## Extract

The instruments generally employed for the investigation of the gaseous metabolism in man are divided into two classes, the closed and open circuit systems. Apparatus belonging to the former class is naturally not suitable for a study of rapidly altering gaseous exchange; apparatus of the latter class involves the use either of a spirometer or of a bag for collecting the expired gases. A method employing a series of Douglas bags was devised by Campbell, Douglas and Hobson (1) to follow changes in the gaseous metabolism, and recently this method has been developed in a convenient way by A. V. Hill, Long, and Lupton (2). During rapid ventilation of the lungs the latter authors succeeded in obtaining reliable results by allowing as small an interval as 10 seconds for the collection of a sample of the expired air, during the early period of recovery from severe exercise. In the present paper a method is described which obviates the necessity for a series of bags, and allows a continuous determination to be made of the gaseous metabolism in man, during or after any kind of activity in which the subject does not move away from the apparatus. *Principle of Method*. In fig. 1 curve V denotes the total volume of the expired gas up to time *t*. Suppose that a sample be taken at time *t _{n}*, and that the total volume of the expired gas up to that moment is V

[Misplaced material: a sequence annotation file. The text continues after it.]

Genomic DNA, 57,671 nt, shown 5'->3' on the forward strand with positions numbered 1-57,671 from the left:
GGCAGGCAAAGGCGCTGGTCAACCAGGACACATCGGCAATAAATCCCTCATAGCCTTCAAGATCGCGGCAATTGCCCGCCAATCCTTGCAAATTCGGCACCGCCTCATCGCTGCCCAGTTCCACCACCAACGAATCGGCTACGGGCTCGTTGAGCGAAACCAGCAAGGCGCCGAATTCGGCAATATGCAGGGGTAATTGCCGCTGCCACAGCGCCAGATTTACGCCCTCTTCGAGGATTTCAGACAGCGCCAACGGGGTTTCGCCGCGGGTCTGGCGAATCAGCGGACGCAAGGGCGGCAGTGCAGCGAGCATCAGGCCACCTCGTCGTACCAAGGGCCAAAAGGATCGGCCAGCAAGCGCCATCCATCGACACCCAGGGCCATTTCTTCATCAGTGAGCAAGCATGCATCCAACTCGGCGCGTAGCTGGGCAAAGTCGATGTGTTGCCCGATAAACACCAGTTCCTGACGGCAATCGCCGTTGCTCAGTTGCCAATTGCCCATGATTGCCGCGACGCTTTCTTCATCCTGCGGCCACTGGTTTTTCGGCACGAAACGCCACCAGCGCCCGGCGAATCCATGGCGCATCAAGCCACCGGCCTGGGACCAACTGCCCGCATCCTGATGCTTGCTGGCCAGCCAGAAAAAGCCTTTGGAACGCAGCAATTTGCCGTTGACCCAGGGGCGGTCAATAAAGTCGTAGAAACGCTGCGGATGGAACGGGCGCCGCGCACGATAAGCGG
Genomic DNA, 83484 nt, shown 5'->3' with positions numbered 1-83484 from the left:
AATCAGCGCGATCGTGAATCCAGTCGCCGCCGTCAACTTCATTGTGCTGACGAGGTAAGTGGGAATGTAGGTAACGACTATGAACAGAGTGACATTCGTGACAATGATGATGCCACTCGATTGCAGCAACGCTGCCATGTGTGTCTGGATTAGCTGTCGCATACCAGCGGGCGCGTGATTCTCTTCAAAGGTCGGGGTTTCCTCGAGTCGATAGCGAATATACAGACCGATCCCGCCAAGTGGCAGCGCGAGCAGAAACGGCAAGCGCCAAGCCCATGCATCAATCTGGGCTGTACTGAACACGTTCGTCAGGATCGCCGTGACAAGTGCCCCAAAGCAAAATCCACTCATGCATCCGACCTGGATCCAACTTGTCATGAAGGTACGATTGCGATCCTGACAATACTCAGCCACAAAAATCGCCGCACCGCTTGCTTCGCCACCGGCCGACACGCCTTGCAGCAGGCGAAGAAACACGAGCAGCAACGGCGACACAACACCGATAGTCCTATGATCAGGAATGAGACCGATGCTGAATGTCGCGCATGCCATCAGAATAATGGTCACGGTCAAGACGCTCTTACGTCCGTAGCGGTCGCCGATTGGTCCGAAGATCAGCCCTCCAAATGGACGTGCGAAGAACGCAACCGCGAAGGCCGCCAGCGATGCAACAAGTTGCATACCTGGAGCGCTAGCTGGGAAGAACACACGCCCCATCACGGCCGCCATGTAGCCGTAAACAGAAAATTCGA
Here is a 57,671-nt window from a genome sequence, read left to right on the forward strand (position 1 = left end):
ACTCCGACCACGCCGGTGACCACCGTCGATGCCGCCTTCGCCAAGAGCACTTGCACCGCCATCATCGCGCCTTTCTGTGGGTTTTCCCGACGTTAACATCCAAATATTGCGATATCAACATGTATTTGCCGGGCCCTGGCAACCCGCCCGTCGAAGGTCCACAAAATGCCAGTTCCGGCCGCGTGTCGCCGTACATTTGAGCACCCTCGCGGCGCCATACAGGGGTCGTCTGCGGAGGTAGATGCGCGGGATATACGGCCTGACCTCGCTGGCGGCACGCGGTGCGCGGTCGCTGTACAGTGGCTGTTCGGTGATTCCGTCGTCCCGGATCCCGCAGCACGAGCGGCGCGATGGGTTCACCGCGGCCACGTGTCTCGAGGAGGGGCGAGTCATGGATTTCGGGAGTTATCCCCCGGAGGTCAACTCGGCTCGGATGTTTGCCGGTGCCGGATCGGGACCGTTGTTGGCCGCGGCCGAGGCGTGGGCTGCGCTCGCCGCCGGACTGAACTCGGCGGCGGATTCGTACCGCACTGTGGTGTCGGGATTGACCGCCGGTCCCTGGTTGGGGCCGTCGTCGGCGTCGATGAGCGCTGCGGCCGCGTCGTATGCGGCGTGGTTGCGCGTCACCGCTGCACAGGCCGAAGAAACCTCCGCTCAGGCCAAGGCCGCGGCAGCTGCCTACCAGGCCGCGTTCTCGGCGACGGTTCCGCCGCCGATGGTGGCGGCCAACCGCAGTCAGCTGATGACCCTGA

_{n}. From the analysis of the sample and from the total volume of the expired gas we may calculate the amounts of oxygen used and of CO

_{2}expired by the subject during the time interval

*t*

_{0}—

*t*

_{n}. By increasing the number of samples taken we may make a continuous curve, if we please, of either (

*a*) the percentage of oxygen in the total expired air up to any moment

*t*; (

*b*) the percentage of CO

_{2}in the total expired air; (

*c*) the total volume of oxygen used up to time

*t*; or (

*d*) the total CO

_{2}expired up to the same time. In fig. 1 the curve denoted by

*V*represents the total volume of oxygen used. From the latter curve the oxygen consumption per unit of time at any given moment

*t*

_{n}is obviously given by the slope of the tangent to the curve at that time. The oxygen used in any finite interval is immediately obtained by subtracting the ordinates at the beginning and end of that interval. In fig. 1 the broken line represents the rate of oxygen intake obtained by measuring the slope of the curve

*V*. In the examples given below, however, for the sake of simplicity, finite intervals are employed, and the mean value of the rate of oxygen intake' calculated by dividing the total oxygen used during the interval by its duration.

## Footnotes

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- Received September 21, 1925.

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